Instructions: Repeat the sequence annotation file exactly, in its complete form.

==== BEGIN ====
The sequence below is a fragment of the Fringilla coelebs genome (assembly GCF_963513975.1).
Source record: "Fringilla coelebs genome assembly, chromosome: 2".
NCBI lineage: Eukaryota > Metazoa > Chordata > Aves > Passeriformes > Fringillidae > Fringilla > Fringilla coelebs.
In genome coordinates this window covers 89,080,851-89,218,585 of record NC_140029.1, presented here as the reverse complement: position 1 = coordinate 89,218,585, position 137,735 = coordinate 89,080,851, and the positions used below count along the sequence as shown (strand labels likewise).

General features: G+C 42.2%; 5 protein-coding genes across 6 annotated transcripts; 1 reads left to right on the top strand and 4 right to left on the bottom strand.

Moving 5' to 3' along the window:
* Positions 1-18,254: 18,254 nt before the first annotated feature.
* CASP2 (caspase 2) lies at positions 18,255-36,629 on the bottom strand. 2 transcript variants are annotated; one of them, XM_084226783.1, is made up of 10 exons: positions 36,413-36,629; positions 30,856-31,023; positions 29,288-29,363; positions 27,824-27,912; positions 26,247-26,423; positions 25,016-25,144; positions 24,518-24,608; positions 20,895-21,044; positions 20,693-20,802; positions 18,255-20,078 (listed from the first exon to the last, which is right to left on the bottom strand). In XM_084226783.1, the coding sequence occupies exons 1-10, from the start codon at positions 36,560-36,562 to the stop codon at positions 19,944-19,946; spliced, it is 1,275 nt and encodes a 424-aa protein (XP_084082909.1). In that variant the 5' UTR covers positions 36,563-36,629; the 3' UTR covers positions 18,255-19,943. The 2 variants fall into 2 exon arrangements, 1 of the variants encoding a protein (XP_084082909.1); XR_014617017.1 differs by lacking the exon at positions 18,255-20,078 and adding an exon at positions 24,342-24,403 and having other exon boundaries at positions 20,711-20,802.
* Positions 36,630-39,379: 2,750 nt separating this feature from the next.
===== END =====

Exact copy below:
The sequence below is a fragment of the Fringilla coelebs genome (assembly GCF_963513975.1).
Source record: "Fringilla coelebs genome assembly, chromosome: 2".
NCBI lineage: Eukaryota > Metazoa > Chordata > Aves > Passeriformes > Fringillidae > Fringilla > Fringilla coelebs.
In genome coordinates this window covers 89,080,851-89,218,585 of record NC_140029.1, presented here as the reverse complement: position 1 = coordinate 89,218,585, position 137,735 = coordinate 89,080,851, and the positions used below count along the sequence as shown (strand labels likewise).

General features: G+C 42.2%; 5 protein-coding genes across 6 annotated transcripts; 1 reads left to right on the top strand and 4 right to left on the bottom strand.

Moving 5' to 3' along the window:
* Positions 1-18,254: 18,254 nt before the first annotated feature.
* CASP2 (caspase 2) lies at positions 18,255-36,629 on the bottom strand. 2 transcript variants are annotated; one of them, XM_084226783.1, is made up of 10 exons: positions 36,413-36,629; positions 30,856-31,023; positions 29,288-29,363; positions 27,824-27,912; positions 26,247-26,423; positions 25,016-25,144; positions 24,518-24,608; positions 20,895-21,044; positions 20,693-20,802; positions 18,255-20,078 (listed from the first exon to the last, which is right to left on the bottom strand). In XM_084226783.1, the coding sequence occupies exons 1-10, from the start codon at positions 36,560-36,562 to the stop codon at positions 19,944-19,946; spliced, it is 1,275 nt and encodes a 424-aa protein (XP_084082909.1). In that variant the 5' UTR covers positions 36,563-36,629; the 3' UTR covers positions 18,255-19,943. The 2 variants fall into 2 exon arrangements, 1 of the variants encoding a protein (XP_084082909.1); XR_014617017.1 differs by lacking the exon at positions 18,255-20,078 and adding an exon at positions 24,342-24,403 and having other exon boundaries at positions 20,711-20,802.
* Positions 36,630-39,379: 2,750 nt separating this feature from the next.